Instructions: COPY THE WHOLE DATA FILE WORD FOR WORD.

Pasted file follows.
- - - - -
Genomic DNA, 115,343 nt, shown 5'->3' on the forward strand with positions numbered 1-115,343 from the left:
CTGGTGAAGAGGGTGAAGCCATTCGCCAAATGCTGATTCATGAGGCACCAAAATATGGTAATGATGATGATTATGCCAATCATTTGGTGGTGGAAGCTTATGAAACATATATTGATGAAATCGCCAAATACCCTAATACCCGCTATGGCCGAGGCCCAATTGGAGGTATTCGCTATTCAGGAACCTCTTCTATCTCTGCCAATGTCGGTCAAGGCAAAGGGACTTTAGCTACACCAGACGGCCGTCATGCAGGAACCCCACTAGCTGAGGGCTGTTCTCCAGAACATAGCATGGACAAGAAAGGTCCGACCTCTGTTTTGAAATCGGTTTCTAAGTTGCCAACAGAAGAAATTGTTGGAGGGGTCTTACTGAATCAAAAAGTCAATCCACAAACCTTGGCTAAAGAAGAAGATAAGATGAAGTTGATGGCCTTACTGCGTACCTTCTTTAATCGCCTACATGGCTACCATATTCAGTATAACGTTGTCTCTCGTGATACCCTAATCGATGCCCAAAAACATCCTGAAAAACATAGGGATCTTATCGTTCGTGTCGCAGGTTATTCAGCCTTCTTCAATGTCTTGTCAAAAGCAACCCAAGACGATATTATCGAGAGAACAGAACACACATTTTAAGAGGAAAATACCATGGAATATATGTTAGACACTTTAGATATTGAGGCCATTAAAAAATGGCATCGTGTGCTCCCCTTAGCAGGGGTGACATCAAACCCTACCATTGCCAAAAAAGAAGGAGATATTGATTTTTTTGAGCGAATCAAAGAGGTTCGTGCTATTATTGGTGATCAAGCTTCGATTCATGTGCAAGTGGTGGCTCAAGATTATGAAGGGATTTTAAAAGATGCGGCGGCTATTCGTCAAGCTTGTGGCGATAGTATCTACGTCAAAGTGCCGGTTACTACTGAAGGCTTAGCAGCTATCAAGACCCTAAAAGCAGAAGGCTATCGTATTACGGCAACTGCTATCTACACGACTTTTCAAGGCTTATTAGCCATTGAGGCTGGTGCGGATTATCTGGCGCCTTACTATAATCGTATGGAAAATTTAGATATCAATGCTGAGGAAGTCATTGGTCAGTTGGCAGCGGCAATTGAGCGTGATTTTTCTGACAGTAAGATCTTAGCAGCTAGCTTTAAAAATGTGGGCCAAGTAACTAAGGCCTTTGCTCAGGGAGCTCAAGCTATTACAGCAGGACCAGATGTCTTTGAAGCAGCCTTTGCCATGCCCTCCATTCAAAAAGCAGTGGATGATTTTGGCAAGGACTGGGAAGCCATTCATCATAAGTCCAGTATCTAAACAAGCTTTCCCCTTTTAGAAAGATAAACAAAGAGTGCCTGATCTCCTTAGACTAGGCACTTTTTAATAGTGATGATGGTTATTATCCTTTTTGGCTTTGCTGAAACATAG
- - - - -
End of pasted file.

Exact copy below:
Genomic DNA, 115,343 nt, shown 5'->3' on the forward strand with positions numbered 1-115,343 from the left:
CTGGTGAAGAGGGTGAAGCCATTCGCCAAATGCTGATTCATGAGGCACCAAAATATGGTAATGATGATGATTATGCCAATCATTTGGTGGTGGAAGCTTATGAAACATATATTGATGAAATCGCCAAATACCCTAATACCCGCTATGGCCGAGGCCCAATTGGAGGTATTCGCTATTCAGGAACCTCTTCTATCTCTGCCAATGTCGGTCAAGGCAAAGGGACTTTAGCTACACCAGACGGCCGTCATGCAGGAACCCCACTAGCTGAGGGCTGTTCTCCAGAACATAGCATGGACAAGAAAGGTCCGACCTCTGTTTTGAAATCGGTTTCTAAGTTGCCAACAGAAGAAATTGTTGGAGGGGTCTTACTGAATCAAAAAGTCAATCCACAAACCTTGGCTAAAGAAGAAGATAAGATGAAGTTGATGGCCTTACTGCGTACCTTCTTTAATCGCCTACATGGCTACCATATTCAGTATAACGTTGTCTCTCGTGATACCCTAATCGATGCCCAAAAACATCCTGAAAAACATAGGGATCTTATCGTTCGTGTCGCAGGTTATTCAGCCTTCTTCAATGTCTTGTCAAAAGCAACCCAAGACGATATTATCGAGAGAACAGAACACACATTTTAAGAGGAAAATACCATGGAATATATGTTAGACACTTTAGATATTGAGGCCATTAAAAAATGGCATCGTGTGCTCCCCTTAGCAGGGGTGACATCAAACCCTACCATTGCCAAAAAAGAAGGAGATATTGATTTTTTTGAGCGAATCAAAGAGGTTCGTGCTATTATTGGTGATCAAGCTTCGATTCATGTGCAAGTGGTGGCTCAAGATTATGAAGGGATTTTAAAAGATGCGGCGGCTATTCGTCAAGCTTGTGGCGATAGTATCTACGTCAAAGTGCCGGTTACTACTGAAGGCTTAGCAGCTATCAAGACCCTAAAAGCAGAAGGCTATCGTATTACGGCAACTGCTATCTACACGACTTTTCAAGGCTTATTAGCCATTGAGGCTGGTGCGGATTATCTGGCGCCTTACTATAATCGTATGGAAAATTTAGATATCAATGCTGAGGAAGTCATTGGTCAGTTGGCAGCGGCAATTGAGCGTGATTTTTCTGACAGTAAGATCTTAGCAGCTAGCTTTAAAAATGTGGGCCAAGTAACTAAGGCCTTTGCTCAGGGAGCTCAAGCTATTACAGCAGGACCAGATGTCTTTGAAGCAGCCTTTGCCATGCCCTCCATTCAAAAAGCAGTGGATGATTTTGGCAAGGACTGGGAAGCCATTCATCATAAGTCCAGTATCTAAACAAGCTTTCCCCTTTTAGAAAGATAAACAAAGAGTGCCTGATCTCCTTAGACTAGGCACTTTTTAATAGTGATGATGGTTATTATCCTTTTTGGCTTTGCTGAAACATAG